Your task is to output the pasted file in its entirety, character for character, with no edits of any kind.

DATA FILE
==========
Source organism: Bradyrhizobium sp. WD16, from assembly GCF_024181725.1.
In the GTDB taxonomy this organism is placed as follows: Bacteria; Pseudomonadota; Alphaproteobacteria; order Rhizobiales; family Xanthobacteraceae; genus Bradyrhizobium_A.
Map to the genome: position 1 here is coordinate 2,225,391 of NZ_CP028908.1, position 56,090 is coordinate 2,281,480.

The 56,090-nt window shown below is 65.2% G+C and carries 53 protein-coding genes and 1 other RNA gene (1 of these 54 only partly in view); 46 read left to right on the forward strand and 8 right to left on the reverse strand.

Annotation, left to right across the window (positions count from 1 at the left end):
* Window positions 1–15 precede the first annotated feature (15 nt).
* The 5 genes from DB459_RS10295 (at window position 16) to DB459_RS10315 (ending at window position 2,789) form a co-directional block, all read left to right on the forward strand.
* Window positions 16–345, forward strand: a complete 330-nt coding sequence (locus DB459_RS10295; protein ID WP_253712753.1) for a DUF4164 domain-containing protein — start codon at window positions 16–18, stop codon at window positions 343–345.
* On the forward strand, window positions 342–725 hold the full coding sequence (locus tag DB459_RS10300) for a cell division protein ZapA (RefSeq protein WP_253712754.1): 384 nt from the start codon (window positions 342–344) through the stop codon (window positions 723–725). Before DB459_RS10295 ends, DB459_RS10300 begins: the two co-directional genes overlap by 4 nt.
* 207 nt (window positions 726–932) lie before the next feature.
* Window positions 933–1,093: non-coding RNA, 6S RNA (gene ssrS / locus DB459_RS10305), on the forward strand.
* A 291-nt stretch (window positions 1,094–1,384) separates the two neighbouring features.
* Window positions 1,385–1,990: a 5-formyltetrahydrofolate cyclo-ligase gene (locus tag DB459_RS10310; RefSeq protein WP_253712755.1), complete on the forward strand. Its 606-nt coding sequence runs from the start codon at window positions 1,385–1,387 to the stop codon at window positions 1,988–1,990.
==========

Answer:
Source organism: Bradyrhizobium sp. WD16, from assembly GCF_024181725.1.
In the GTDB taxonomy this organism is placed as follows: Bacteria; Pseudomonadota; Alphaproteobacteria; order Rhizobiales; family Xanthobacteraceae; genus Bradyrhizobium_A.
Map to the genome: position 1 here is coordinate 2,225,391 of NZ_CP028908.1, position 56,090 is coordinate 2,281,480.

The 56,090-nt window shown below is 65.2% G+C and carries 53 protein-coding genes and 1 other RNA gene (1 of these 54 only partly in view); 46 read left to right on the forward strand and 8 right to left on the reverse strand.

Annotation, left to right across the window (positions count from 1 at the left end):
* Window positions 1–15 precede the first annotated feature (15 nt).
* The 5 genes from DB459_RS10295 (at window position 16) to DB459_RS10315 (ending at window position 2,789) form a co-directional block, all read left to right on the forward strand.
* Window positions 16–345, forward strand: a complete 330-nt coding sequence (locus DB459_RS10295; protein ID WP_253712753.1) for a DUF4164 domain-containing protein — start codon at window positions 16–18, stop codon at window positions 343–345.
* On the forward strand, window positions 342–725 hold the full coding sequence (locus tag DB459_RS10300) for a cell division protein ZapA (RefSeq protein WP_253712754.1): 384 nt from the start codon (window positions 342–344) through the stop codon (window positions 723–725). Before DB459_RS10295 ends, DB459_RS10300 begins: the two co-directional genes overlap by 4 nt.
* 207 nt (window positions 726–932) lie before the next feature.
* Window positions 933–1,093: non-coding RNA, 6S RNA (gene ssrS / locus DB459_RS10305), on the forward strand.
* A 291-nt stretch (window positions 1,094–1,384) separates the two neighbouring features.
* Window positions 1,385–1,990: a 5-formyltetrahydrofolate cyclo-ligase gene (locus tag DB459_RS10310; RefSeq protein WP_253712755.1), complete on the forward strand. Its 606-nt coding sequence runs from the start codon at window positions 1,385–1,387 to the stop codon at window positions 1,988–1,990.